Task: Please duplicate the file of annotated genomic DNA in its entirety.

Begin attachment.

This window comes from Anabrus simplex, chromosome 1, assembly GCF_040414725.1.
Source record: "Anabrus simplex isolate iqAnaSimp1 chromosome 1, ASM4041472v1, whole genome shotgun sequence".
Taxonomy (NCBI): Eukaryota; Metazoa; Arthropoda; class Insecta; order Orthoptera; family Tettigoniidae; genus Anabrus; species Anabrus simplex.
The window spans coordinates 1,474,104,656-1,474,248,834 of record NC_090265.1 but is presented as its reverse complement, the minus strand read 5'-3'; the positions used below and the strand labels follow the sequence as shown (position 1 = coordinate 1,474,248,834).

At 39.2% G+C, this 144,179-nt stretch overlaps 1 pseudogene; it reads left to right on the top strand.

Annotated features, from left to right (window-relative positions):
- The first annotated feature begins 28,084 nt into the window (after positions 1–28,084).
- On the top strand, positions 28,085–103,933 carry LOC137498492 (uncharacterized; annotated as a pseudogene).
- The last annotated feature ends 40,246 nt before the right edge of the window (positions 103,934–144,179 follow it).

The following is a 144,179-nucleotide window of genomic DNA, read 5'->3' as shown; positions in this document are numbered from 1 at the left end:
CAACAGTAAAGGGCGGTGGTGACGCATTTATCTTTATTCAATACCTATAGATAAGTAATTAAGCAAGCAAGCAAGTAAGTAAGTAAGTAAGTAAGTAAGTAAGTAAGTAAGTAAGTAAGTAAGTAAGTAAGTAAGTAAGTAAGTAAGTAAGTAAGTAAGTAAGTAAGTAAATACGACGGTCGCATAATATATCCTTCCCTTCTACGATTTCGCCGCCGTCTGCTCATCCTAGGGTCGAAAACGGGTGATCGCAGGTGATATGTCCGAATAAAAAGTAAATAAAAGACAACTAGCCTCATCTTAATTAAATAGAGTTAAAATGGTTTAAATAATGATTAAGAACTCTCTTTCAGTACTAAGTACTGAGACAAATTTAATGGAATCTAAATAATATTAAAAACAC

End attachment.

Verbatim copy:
This window comes from Anabrus simplex, chromosome 1, assembly GCF_040414725.1.
Source record: "Anabrus simplex isolate iqAnaSimp1 chromosome 1, ASM4041472v1, whole genome shotgun sequence".
Taxonomy (NCBI): Eukaryota; Metazoa; Arthropoda; class Insecta; order Orthoptera; family Tettigoniidae; genus Anabrus; species Anabrus simplex.
The window spans coordinates 1,474,104,656-1,474,248,834 of record NC_090265.1 but is presented as its reverse complement, the minus strand read 5'-3'; the positions used below and the strand labels follow the sequence as shown (position 1 = coordinate 1,474,248,834).

At 39.2% G+C, this 144,179-nt stretch overlaps 1 pseudogene; it reads left to right on the top strand.

Annotated features, from left to right (window-relative positions):
- The first annotated feature begins 28,084 nt into the window (after positions 1–28,084).
- On the top strand, positions 28,085–103,933 carry LOC137498492 (uncharacterized; annotated as a pseudogene).
- The last annotated feature ends 40,246 nt before the right edge of the window (positions 103,934–144,179 follow it).

The following is a 144,179-nucleotide window of genomic DNA, read 5'->3' as shown; positions in this document are numbered from 1 at the left end:
CAACAGTAAAGGGCGGTGGTGACGCATTTATCTTTATTCAATACCTATAGATAAGTAATTAAGCAAGCAAGCAAGTAAGTAAGTAAGTAAGTAAGTAAGTAAGTAAGTAAGTAAGTAAGTAAGTAAGTAAGTAAGTAAGTAAGTAAGTAAGTAAGTAAGTAAGTAAGTAAATACGACGGTCGCATAATATATCCTTCCCTTCTACGATTTCGCCGCCGTCTGCTCATCCTAGGGTCGAAAACGGGTGATCGCAGGTGATATGTCCGAATAAAAAGTAAATAAAAGACAACTAGCCTCATCTTAATTAAATAGAGTTAAAATGGTTTAAATAATGATTAAGAACTCTCTTTCAGTACTAAGTACTGAGACAAATTTAATGGAATCTAAATAATATTAAAAACAC